• Lumped-parameter thermal network, composed of thermal resistors, thermal capacitors and heat sources.

  • Some thermal resistances and thermal capacitances can be calculated directly from the motor dimensions.

  • Other thermal resistances are complex and can only be measured online.

    • Stator core to frame conduction resistance

    • Endwinding cooling resistance

    • Frame to ambient convection resistance


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Thermal Network

  • Given the difficulties to calculate certain thermal parameters, detailed thermal models can not guarantee good accuracy.

  • Simplification of the thermal network is preferred for online monitoring.

  • On the other hand, the thermal network should be complex enough to estimate the hot spot temperature.


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Outline

  • Introduction

  • Heat Transfer inside Motors

  • Thermal Model-Based Approaches

  • Parameter Model-Based Approaches

  • Other Approaches


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Thermal Model-based Approaches

  • Use thermal network to model the thermal behavior of the motor.

  • The Motor is divided into homogenous components wherein each part has a uniform temperature and heat transfer coefficients.

  • The heat flow paths are determined and thermal resistors are added between the nodes.

  • Losses and thermal capacitors are allocated to each node.


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First - order Thermal Model

  • Used in conventional relays for its simplicity,

  • Do not consider the rotor winding temperature,

  • The stator winding temperature is given by,


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First - order Thermal Model

  • Thermal resistance Rth and thermal capacitance Cth can be directly calculated from the trip class t6x and the service factor SF.

    • Assume the loss Ploss equals the stator copper loss

  • Cth is calculated using the trip class and the winding insulation class.


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First - order Thermal Model

  • Temperature rise is a complex combination of distributed thermal capacitances and resistances, single time constant is not enough.

  • Therefore, large margin is needed for safety and the motor is over protected.

  • The rotor temperature can not be monitored.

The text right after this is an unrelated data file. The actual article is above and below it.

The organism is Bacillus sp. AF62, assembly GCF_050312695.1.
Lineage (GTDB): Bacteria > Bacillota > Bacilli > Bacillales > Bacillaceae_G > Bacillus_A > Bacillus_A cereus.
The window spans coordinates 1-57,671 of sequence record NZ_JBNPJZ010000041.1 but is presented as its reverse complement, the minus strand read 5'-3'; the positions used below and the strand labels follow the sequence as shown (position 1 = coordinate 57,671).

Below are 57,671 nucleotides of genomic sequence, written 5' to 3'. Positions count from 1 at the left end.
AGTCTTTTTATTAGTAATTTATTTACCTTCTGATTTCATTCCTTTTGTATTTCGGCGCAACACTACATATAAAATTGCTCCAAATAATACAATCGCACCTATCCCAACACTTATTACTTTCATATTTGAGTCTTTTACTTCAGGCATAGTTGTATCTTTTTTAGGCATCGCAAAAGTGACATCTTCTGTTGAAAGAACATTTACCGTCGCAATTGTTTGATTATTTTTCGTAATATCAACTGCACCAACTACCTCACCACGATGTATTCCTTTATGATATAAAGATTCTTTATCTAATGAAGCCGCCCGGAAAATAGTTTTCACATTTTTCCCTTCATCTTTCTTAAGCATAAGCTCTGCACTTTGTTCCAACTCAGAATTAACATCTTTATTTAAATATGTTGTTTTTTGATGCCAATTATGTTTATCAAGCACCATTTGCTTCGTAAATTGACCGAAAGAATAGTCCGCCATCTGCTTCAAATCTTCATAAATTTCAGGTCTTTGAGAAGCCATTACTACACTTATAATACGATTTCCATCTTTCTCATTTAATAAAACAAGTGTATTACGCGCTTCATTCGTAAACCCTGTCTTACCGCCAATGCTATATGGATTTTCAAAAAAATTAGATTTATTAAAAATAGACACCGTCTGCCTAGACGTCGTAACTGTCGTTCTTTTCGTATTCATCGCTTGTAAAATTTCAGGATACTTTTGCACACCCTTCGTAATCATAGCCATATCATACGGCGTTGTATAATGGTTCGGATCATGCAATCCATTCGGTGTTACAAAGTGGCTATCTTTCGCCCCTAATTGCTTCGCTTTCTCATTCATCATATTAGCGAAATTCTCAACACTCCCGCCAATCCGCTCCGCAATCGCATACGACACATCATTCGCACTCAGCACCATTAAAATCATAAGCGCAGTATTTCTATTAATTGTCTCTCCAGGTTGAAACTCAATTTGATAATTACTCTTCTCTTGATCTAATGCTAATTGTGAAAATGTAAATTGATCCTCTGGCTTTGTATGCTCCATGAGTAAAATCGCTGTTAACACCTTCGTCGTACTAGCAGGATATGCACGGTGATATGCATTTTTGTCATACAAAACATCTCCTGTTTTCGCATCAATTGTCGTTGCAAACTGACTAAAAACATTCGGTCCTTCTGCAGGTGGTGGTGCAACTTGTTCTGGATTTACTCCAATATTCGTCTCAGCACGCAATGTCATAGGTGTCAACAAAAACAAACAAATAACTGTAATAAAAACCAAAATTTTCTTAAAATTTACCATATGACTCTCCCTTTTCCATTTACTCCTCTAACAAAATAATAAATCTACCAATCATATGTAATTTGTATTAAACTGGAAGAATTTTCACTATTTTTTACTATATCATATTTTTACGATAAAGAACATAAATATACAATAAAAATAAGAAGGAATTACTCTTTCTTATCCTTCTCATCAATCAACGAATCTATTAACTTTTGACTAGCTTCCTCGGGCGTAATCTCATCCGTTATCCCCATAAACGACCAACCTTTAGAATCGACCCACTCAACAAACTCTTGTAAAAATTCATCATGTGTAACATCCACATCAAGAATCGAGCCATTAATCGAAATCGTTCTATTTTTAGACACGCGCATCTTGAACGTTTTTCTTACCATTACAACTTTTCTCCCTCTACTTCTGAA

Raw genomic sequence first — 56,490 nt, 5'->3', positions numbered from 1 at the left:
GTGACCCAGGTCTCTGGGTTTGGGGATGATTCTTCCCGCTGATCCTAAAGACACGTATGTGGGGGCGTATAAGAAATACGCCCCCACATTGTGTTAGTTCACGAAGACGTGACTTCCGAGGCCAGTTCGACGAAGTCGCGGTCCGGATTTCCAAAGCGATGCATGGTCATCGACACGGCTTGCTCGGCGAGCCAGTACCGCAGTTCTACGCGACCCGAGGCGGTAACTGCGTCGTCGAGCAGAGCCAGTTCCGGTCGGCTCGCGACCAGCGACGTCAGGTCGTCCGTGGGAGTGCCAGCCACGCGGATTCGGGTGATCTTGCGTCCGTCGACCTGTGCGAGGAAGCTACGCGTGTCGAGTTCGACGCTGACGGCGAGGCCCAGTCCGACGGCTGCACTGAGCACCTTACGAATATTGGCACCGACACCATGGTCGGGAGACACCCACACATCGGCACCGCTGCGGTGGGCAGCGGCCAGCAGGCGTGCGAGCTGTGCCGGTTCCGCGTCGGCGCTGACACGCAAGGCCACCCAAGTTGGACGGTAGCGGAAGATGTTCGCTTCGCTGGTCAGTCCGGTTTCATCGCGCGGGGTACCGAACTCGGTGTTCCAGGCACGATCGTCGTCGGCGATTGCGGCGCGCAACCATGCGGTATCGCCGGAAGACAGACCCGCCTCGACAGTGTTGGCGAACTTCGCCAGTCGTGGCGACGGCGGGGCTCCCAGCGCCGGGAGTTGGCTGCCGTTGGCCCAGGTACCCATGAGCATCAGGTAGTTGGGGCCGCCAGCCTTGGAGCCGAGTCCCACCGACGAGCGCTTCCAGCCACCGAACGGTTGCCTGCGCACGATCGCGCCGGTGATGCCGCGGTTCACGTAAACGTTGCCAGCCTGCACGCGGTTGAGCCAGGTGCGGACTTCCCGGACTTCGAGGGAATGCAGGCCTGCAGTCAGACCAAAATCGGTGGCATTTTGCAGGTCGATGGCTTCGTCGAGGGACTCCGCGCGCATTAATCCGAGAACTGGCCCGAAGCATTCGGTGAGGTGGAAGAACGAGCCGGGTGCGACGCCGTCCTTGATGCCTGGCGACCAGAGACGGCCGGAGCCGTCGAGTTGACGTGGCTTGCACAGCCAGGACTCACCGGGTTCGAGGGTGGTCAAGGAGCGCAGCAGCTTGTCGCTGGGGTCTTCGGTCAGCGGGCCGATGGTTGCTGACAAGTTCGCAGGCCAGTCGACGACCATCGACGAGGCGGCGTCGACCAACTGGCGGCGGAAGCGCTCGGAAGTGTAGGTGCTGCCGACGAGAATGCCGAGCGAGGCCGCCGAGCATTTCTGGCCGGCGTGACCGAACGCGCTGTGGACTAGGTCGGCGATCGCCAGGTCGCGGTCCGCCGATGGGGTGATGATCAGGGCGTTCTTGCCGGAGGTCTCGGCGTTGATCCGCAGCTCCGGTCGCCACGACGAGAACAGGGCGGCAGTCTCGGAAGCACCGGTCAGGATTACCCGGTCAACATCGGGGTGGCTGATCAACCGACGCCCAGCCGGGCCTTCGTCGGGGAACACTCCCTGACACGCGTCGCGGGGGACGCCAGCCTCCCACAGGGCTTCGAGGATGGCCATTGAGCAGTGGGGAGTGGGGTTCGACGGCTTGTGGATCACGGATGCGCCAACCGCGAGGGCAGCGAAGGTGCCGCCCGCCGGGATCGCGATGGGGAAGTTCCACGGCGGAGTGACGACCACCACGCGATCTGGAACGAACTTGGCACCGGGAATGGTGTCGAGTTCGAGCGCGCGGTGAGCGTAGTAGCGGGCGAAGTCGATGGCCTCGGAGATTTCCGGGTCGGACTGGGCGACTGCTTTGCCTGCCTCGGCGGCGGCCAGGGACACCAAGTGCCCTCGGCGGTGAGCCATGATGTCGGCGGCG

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Second - order Thermal Model

  • Stator and rotor are modeled separately,

  • Model B eliminate the node while maintaining the same function.

  • Parameters are calculated from offline experiments

Model A

Model B


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Second - order Thermal Model

  • Model C simplifies the rotor side, and less parameters are needed.

  • Second-order thermal model is a good tradeoff between accuracy and complexity.

Model C


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Higher - order Thermal Model

  • Model the hot spot, such as end windings, seperately.

  • The thermal model becomes complex and it is difficult to identify the parameters.


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Outline

  • Introduction

  • Heat Transfer inside Motors

  • Thermal Model-Based Approaches

  • Parameter Model-Based Approaches

  • Other Approaches


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Parameter-based Approaches

Estimate the temperature from the variation of the stator winding resistance and the rotor bar resistance.

k1 is 234.5 for 100% IACS conductivity copper

It is an online method and can respond to changes in the cooling conditions.


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Rotor Resistance

  • Rotor resistance can be calculated in the synchronous reference frame with the d-axis aligned with the stator current. Under the steady state, the rotor resistance, which is independent of the stator resistance, is given by

  • Rotor resistance can also be calculated in the stationary reference frame and rotor reference frame.

  • By these methods, the rotor resistance is independent of the stator resistance and is less sensitive to the parameter variations.


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Stator Resistance

  • Stator resistance is generally calculated based on rotor resistance.

  • In the synchronous reference frame with the d-axis aligned with the stator current, the stator resistance is given by,

  • Rotor speed can be calculated from the stator current harmonics.


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Outline

  • Introduction